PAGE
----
“I’m proud to be an American, where at least I know I’m free. And I won’t forget the men who died, who gave that right to me.” ~ Lee Greenwood
The concept of having a “Memorial Day” was initiated by General John Logan and was first observed on 30 May 1868, when flowers were placed on the graves of Union and Confederate soldiers at Arlington National Cemetery. General Logan proclaimed: “Let no vandalism of avarice or neglect, no ravages of time, testify to the present or to the coming generations, that we have forgotten, as a people, the cost of a free and undivided Republic.”
The first state to officially recognize the holiday was New York in 1873. By 1890 Memorial Day was observed in all the northern states but the South was still reluctant to acknowledge the day. After the First World War, the holiday changed from honoring just those who died fighting in the Civil War to honoring all Americans who died fighting in any war. It was at this time that Memorial Day began to be widely observed in both the North and the South. In the National Holiday Act of 1971 Congress established the last Monday in May as Memorial Day.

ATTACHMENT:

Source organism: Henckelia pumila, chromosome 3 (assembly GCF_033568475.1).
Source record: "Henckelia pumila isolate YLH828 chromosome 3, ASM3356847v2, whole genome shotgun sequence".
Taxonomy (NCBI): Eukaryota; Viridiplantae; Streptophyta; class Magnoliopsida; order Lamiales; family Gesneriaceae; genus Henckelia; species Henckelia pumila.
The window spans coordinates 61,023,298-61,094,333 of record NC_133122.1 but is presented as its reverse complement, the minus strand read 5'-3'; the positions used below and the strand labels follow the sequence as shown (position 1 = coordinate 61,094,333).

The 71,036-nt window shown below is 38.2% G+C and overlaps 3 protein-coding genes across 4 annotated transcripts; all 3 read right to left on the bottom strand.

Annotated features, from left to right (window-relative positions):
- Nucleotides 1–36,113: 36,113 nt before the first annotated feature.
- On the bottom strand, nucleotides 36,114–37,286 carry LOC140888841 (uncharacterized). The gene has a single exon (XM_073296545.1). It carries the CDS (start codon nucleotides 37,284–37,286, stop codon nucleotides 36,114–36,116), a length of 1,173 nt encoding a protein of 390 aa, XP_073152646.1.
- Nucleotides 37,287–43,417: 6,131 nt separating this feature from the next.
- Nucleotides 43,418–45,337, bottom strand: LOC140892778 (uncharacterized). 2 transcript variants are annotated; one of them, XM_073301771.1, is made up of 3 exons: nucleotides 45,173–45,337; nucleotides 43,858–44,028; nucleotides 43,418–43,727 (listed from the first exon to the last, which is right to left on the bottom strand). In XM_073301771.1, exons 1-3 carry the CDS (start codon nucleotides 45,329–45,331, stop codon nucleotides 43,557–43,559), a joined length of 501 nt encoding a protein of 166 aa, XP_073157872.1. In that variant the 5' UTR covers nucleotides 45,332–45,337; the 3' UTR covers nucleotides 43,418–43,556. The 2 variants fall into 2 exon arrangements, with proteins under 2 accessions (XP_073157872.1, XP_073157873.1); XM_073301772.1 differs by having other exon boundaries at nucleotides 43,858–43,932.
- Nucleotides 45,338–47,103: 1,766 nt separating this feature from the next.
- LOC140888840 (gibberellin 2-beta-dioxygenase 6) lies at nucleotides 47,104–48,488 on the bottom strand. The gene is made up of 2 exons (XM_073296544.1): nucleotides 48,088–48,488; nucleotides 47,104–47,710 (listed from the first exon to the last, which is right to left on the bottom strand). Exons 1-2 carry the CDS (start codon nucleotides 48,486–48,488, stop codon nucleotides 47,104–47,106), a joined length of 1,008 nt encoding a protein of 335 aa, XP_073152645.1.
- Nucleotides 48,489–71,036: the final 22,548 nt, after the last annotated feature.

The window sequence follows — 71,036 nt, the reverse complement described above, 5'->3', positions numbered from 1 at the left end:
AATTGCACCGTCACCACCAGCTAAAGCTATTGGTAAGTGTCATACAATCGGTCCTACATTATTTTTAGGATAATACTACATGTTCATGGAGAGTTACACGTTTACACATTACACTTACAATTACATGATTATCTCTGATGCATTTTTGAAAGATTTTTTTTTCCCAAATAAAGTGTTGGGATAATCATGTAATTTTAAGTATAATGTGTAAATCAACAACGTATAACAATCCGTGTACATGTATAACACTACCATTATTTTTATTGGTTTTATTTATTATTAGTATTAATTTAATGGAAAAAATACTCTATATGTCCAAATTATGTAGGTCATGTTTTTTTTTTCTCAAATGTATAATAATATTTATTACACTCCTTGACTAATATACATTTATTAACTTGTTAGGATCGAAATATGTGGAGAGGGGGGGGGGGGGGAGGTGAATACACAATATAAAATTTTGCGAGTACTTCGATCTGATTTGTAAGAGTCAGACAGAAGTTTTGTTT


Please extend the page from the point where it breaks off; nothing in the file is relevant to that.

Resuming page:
The idea of having a “memorial” has its roots in Scripture. It was not uncommon for the Children of Israel to mark a special place as a memorial to what God had done for them. We have a great example of that at the point they crossed the Jordan River and entered The Promised Land’:
We will use these stones to build a memorial. In the future your children will ask you, ‘What do these stones mean?’ (Joshua 4:6 NLT)
Memorials help us tell stories to the next generation so they will understand the price that was paid and the sacrifices that were made. Take time to tell stories today and remember those who have fought to preserve our freedom. Today we honor all those who gave the ultimate sacrifice as well as those who have served to protect all we enjoy in this great country.
We are truly blessed. Even in the midst of challenging times, we still live in the greatest nation in the world. Today we say a unified “Thank You” to all who made this “freedom way of life” possible for all Americans to enjoy.
As Christian leaders, today is also a day to thank God for His favor on this nation and look to Him as our hope for the future. Let us not rest but continue the fight. Freedom is not free. It is very costly. Today is a day to value the richness of our freedom that has been purchased by the blood of all those who paid the costly price.
Today we remember, we honor, we celebrate, we enjoy life and liberty, because we are free. Today is for friends and families to come together, so memories can be celebrated as more are made.